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During a game of hide-and-seek, Lucy (Georgie Henley) ducks into a large wardrobe, only to find herself transported into a wintery forest where she meets a faun, Mr.Tumnus (James Mc Avoy), a half-man, half-goat who expresses wonder at the arrival of a girl he calls the “daughter of Eve” and invites her to his cozy abode.If you’ve been living under a rock and haven’t heard, the story follows a teenager named Bella who falls in love with a vegetarian vampire named Edward, and it is a whole bunch of delicious drama from there.Fans everywhere lined up to see the films and the series has made over .3 billion worldwide.What it lacks in complexity, distinguished Anglo-Aussie-Yank thespians and transcendent screen magic it somewhat compensates for by way of the strong casting of mostly unfamiliar faces, a convincing family feeling among the four kids, solid storytelling and fluid interplay between the humans and four-legged creatures; as in “Shrek,” director Andrew Adamson displays an equal opportunity attitude toward all critters, human or otherwise.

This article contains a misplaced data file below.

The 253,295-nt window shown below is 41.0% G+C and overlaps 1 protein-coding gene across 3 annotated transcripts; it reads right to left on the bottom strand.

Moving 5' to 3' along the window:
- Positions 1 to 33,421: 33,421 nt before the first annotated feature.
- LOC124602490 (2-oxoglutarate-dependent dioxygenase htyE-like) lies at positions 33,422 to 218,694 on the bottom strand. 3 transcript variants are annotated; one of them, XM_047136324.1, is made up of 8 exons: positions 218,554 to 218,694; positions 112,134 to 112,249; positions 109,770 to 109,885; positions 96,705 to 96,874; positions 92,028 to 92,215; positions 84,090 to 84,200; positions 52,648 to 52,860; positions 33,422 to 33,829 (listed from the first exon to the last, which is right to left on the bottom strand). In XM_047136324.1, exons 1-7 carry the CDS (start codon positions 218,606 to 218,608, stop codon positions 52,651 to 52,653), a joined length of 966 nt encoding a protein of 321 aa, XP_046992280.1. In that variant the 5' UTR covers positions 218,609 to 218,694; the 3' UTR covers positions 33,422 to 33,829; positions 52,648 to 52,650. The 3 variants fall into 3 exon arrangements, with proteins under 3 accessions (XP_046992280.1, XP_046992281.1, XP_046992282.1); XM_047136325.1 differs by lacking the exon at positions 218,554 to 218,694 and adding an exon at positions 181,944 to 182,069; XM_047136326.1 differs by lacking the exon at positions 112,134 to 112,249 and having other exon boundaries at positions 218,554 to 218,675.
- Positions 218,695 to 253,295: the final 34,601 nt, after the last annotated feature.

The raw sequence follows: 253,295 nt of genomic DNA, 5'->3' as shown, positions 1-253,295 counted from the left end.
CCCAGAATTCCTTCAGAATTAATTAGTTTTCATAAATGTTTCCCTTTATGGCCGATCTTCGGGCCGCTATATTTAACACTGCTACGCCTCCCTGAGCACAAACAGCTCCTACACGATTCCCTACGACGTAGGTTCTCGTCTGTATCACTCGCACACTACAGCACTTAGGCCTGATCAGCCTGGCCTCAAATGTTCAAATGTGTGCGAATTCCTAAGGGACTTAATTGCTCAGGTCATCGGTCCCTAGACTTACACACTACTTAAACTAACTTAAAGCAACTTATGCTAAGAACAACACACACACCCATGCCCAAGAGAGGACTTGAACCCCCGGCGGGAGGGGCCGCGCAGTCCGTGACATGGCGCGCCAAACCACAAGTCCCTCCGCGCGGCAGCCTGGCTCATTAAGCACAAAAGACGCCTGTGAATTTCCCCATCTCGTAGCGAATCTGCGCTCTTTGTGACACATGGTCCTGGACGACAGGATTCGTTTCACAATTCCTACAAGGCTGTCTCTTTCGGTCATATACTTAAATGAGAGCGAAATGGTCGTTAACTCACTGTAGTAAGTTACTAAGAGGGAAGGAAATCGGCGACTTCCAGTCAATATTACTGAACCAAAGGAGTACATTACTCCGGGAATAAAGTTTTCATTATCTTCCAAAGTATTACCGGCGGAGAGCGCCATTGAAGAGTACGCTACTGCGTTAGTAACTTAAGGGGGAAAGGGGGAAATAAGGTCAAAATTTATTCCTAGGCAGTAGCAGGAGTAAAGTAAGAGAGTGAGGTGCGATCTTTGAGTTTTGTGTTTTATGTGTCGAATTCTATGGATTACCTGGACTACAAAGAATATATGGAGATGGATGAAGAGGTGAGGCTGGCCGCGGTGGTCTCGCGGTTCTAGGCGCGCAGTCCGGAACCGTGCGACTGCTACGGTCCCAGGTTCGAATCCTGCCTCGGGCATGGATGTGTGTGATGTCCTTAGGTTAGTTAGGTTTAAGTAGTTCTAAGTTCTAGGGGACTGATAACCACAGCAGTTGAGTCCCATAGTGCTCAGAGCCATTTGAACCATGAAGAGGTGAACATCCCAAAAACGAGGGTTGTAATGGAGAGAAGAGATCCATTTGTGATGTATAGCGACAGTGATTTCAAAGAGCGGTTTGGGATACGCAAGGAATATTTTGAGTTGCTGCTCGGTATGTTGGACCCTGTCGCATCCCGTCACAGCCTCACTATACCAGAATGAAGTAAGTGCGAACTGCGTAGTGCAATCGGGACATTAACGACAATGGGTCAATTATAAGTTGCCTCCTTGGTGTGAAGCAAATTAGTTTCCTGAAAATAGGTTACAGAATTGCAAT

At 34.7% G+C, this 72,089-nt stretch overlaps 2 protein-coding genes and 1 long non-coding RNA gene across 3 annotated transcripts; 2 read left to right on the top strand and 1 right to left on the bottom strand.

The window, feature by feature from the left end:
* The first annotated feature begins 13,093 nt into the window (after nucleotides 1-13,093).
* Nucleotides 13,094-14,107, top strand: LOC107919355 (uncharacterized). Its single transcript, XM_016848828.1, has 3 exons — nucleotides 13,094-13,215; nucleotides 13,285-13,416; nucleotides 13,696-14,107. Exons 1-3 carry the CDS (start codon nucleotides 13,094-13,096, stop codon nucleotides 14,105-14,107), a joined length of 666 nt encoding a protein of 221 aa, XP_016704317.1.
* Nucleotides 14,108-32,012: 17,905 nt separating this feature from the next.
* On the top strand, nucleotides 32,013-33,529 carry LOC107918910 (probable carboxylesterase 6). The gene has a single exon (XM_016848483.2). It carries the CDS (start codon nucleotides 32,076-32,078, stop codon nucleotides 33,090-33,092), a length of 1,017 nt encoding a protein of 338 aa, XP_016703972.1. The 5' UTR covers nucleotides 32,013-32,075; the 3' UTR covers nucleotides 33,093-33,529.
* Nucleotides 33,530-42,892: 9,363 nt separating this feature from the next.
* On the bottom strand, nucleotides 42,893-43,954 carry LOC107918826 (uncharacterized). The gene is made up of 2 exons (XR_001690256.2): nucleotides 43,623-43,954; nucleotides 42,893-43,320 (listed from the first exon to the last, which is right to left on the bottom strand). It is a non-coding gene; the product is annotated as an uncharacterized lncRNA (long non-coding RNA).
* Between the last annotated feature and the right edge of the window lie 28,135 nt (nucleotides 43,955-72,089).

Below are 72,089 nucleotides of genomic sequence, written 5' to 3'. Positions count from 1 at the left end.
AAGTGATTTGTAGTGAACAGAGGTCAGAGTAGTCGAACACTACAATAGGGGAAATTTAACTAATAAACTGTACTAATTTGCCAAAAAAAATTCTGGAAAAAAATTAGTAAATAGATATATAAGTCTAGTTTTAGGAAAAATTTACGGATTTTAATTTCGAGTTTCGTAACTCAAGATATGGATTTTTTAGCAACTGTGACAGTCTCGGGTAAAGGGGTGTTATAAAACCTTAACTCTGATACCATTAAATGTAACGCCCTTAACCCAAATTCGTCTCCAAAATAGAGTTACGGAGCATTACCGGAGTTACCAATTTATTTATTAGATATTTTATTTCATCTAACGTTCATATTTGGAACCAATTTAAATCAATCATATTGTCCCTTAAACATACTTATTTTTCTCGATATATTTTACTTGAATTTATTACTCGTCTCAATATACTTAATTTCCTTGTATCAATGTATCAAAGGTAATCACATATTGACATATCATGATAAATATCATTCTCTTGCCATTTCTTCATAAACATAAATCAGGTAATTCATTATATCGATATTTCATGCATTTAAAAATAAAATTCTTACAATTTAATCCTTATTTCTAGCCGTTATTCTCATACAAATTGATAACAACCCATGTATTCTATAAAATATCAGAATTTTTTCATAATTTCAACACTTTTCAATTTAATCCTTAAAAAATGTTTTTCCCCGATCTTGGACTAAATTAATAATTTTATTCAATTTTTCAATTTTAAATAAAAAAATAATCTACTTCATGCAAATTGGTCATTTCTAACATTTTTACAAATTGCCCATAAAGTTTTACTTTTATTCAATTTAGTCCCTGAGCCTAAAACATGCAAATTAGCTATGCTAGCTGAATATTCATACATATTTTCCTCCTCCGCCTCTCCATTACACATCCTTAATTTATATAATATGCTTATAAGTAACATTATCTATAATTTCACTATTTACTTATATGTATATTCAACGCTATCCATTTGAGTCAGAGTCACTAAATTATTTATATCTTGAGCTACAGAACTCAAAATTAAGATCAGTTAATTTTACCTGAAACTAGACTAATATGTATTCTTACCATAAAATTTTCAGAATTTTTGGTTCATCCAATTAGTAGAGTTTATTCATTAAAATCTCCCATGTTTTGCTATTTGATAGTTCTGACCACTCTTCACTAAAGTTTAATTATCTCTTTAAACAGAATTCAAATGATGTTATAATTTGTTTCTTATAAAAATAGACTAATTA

Like Peter Jackson’s “Rings” trilogy, “The Lion” is presented — by famously family-friendly producer Mark Johnson along with Philip Steuer — on a gargantuan scale, and to a great extent on New Zealand locations.Based on the bestselling trilogy by Suzanne Collins, stars Oscar winner Jennifer Lawrence, Josh Hutcherson, and Liam Hemsworth, and follows Katniss Everdeen as she fights for her life with her whole country watching. Rowling, the films star Emma Watson, Rupert Grint, and Daniel Radcliffe, and follows young Harry as he attends the Hogwarts School of Witchcraft and Wizardry.About 10,000 people, including the film's stars, are expected to attend the premiere of "The Chronicles of Narnia: Prince Caspian" at London's O2 Arena. To many adults, they can seem simplistic, somewhat derivative and downright odd if analyzed as Christian fable or metaphor. Just coincidentally, it also provides the opportunity for the sorts of extravagant computerized effects that create tentpole movie attractions these days. Unlike the much more demanding and young-adult-oriented “Rings” cycle, Lewis’ tomes are geared toward children.
Other activities of her include being involved in the theater group of her school. She also acted as Scaramouche in the Bradford Grammar School’s production of the play We Will Rock You. In 2014, she also appeared in the movie The Sisterhood of the Night. She is just 21 years old, and she already looks hot in a bikini.